On the same day the Obama Administration put the kibosh on the Keystone XL pipeline, two engineering contracts totaling $12.2 billion were awarded to two U.S. companies for work in the Alberta oil sands. One included a $750 million contract to a Chicago-based company for work on Exxon's huge Kearl Oil Sands project, one of the largest it has anywhere in the world.
Good thing for those U.S. engineering companies there are no "Buy Canadian" provisions in oil sand contracts like there are "Buy American" provisions in U.S. federal procurement. But U.S. oil companies may soon find a less hospitable political landscape north of the border. After Obama sandbagged TransCanada, and all the Alberta producers that were going to supply it, I wouldn't want to be a U.S. pipeline company looking for regulatory approval in Canada these days.
When it comes to energy markets things can change in a hurry. No doubt rainmakers in Calgary's Petroleum Club are already starting to brush up on their Mandarin. How the goal posts have moved.
It wasn't that long ago when I was chief economist at CIBC World Markets that Alberta government officials would tell me in no uncertain terms the province wasn't looking for investment from state-owned oil companies.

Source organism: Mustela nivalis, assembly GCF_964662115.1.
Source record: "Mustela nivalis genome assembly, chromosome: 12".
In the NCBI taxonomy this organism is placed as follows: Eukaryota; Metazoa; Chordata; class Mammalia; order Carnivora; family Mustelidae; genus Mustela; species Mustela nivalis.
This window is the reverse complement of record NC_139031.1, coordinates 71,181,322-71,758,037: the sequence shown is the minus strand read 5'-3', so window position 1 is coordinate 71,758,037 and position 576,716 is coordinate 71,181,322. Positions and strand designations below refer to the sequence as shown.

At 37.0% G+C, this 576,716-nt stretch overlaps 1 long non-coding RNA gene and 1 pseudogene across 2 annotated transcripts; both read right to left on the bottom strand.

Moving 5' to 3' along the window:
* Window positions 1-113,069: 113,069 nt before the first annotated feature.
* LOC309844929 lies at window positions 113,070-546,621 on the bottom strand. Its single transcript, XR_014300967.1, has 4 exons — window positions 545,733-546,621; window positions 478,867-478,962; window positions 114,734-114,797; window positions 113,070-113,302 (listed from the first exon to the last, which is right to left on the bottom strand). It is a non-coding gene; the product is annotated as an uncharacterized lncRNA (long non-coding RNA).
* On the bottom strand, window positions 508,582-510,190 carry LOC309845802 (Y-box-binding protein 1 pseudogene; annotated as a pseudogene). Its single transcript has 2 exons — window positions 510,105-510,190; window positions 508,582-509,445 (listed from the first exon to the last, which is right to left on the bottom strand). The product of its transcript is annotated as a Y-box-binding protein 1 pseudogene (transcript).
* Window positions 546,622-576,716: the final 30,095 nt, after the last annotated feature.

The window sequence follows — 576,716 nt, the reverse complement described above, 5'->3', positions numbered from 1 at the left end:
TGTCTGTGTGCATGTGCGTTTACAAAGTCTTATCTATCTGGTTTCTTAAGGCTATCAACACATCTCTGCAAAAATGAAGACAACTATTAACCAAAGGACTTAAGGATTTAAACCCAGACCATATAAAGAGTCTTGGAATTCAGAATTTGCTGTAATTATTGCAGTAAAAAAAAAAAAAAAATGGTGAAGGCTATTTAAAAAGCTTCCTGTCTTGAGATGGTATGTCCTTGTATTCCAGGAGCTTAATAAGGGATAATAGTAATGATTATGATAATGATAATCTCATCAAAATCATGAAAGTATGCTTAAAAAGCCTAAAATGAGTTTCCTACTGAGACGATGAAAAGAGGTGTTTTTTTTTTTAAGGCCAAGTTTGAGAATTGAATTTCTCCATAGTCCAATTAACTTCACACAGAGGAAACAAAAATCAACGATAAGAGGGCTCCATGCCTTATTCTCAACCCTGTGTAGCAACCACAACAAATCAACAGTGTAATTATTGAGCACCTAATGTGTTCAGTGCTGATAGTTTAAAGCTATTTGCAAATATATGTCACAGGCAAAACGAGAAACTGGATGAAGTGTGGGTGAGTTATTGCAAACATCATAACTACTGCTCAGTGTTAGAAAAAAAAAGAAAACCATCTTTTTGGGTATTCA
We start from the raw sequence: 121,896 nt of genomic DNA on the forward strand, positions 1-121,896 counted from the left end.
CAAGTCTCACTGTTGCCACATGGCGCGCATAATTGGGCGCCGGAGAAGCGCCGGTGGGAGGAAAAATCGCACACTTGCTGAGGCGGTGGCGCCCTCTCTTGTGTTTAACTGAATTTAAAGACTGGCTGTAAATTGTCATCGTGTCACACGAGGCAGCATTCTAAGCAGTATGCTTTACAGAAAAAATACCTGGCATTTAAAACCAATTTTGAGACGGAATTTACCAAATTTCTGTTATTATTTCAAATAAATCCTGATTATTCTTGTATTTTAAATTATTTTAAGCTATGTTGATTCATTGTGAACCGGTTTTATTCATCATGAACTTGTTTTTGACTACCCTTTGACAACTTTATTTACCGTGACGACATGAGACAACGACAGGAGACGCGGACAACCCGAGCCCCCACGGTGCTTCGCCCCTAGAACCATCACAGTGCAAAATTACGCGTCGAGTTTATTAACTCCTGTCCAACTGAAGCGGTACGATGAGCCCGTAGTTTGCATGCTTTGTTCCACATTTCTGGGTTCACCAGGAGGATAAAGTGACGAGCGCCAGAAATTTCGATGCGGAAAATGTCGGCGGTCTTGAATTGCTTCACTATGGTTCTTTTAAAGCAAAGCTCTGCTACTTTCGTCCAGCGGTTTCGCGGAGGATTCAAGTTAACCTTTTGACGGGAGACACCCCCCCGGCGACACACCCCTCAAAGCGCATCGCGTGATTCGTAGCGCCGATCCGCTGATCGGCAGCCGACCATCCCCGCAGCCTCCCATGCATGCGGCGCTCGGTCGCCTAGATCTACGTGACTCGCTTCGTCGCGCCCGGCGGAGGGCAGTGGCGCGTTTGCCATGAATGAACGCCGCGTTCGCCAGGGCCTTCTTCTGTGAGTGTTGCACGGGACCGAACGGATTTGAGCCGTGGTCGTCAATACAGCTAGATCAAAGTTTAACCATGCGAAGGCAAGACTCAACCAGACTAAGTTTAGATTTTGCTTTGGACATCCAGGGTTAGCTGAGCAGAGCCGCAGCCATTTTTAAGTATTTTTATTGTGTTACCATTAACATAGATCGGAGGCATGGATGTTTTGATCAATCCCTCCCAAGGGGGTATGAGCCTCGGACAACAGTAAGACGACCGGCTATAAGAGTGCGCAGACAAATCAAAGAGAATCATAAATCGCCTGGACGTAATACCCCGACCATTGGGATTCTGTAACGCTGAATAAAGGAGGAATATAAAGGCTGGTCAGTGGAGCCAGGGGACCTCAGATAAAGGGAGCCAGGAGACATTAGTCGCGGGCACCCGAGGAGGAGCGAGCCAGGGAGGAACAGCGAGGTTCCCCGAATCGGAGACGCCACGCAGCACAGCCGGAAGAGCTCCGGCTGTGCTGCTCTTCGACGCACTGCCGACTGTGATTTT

Since then, China's state owned refining company, Sinopec paid more than $4.5 billion for a 9 percent stake in Syncrude, one of the largest oil sand producers in the province. Similarly, state-owned Petro China spent about $2 billion acquiring full control of the Mackay River project from Athabasca Oil Sands Corp.
State-owned Chinese energy companies are not pouring billions of dollars into developing Alberta's oil sands so more synthetic crude or bitumen can be sent to refineries in Cushing, Okla. While the sudden about-turn by the Obama Administration may have been a rude awakening for some folks in Calgary's Petroleum Club, in the end it only serves to reroute Canadian oil to where world markets will ultimately dictate that it flow.
Prime Minister Harper once remarked it was a no brainer for the Keystone XL pipeline to connect Alberta oil sand product to supply U.S. markets. Looking at geography, it is easy to understand the remark. But looking at where market growth will occur, the prime minister's sentiments are misguided.
U.S. gasoline consumption continues to fall, and it is now down to the lowest levels in more than a decade. The future of the oil sands lies with the growth of oil demand in Asian markets, not in American ones. And that future, more than any regulatory decision in either the United States or Canada, will depend on the price of oil.
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